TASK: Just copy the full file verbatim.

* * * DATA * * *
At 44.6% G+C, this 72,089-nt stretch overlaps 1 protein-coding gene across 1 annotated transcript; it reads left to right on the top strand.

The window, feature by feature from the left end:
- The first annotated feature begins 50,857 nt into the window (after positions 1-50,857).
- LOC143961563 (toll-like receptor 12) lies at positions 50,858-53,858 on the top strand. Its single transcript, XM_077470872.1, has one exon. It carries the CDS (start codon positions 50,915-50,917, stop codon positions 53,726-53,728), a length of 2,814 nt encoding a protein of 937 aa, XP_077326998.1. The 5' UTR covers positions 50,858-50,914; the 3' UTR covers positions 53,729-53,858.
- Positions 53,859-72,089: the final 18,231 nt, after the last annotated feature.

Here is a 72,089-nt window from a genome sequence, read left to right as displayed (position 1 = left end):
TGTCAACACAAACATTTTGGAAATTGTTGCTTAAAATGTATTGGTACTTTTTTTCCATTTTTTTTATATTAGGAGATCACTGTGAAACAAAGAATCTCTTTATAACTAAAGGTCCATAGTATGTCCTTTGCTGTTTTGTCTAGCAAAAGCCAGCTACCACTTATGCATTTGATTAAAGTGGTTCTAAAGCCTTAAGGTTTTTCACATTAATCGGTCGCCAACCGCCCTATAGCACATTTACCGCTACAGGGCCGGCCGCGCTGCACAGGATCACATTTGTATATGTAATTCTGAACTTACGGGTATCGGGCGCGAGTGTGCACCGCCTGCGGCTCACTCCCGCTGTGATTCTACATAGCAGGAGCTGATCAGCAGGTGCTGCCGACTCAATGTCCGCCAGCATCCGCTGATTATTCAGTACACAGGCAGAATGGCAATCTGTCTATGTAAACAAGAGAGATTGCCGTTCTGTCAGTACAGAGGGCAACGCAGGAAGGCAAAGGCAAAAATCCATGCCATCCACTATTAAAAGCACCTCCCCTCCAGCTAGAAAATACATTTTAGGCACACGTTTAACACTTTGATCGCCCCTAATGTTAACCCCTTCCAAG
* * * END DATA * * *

At 44.6% G+C, this 72,089-nt stretch overlaps 1 protein-coding gene across 1 annotated transcript; it reads left to right on the top strand.

The window, feature by feature from the left end:
- The first annotated feature begins 50,857 nt into the window (after positions 1-50,857).
- LOC143961563 (toll-like receptor 12) lies at positions 50,858-53,858 on the top strand. Its single transcript, XM_077470872.1, has one exon. It carries the CDS (start codon positions 50,915-50,917, stop codon positions 53,726-53,728), a length of 2,814 nt encoding a protein of 937 aa, XP_077326998.1. The 5' UTR covers positions 50,858-50,914; the 3' UTR covers positions 53,729-53,858.
- Positions 53,859-72,089: the final 18,231 nt, after the last annotated feature.

Here is a 72,089-nt window from a genome sequence, read left to right as displayed (position 1 = left end):
TGTCAACACAAACATTTTGGAAATTGTTGCTTAAAATGTATTGGTACTTTTTTTCCATTTTTTTTATATTAGGAGATCACTGTGAAACAAAGAATCTCTTTATAACTAAAGGTCCATAGTATGTCCTTTGCTGTTTTGTCTAGCAAAAGCCAGCTACCACTTATGCATTTGATTAAAGTGGTTCTAAAGCCTTAAGGTTTTTCACATTAATCGGTCGCCAACCGCCCTATAGCACATTTACCGCTACAGGGCCGGCCGCGCTGCACAGGATCACATTTGTATATGTAATTCTGAACTTACGGGTATCGGGCGCGAGTGTGCACCGCCTGCGGCTCACTCCCGCTGTGATTCTACATAGCAGGAGCTGATCAGCAGGTGCTGCCGACTCAATGTCCGCCAGCATCCGCTGATTATTCAGTACACAGGCAGAATGGCAATCTGTCTATGTAAACAAGAGAGATTGCCGTTCTGTCAGTACAGAGGGCAACGCAGGAAGGCAAAGGCAAAAATCCATGCCATCCACTATTAAAAGCACCTCCCCTCCAGCTAGAAAATACATTTTAGGCACACGTTTAACACTTTGATCGCCCCTAATGTTAACCCCTTCCAAG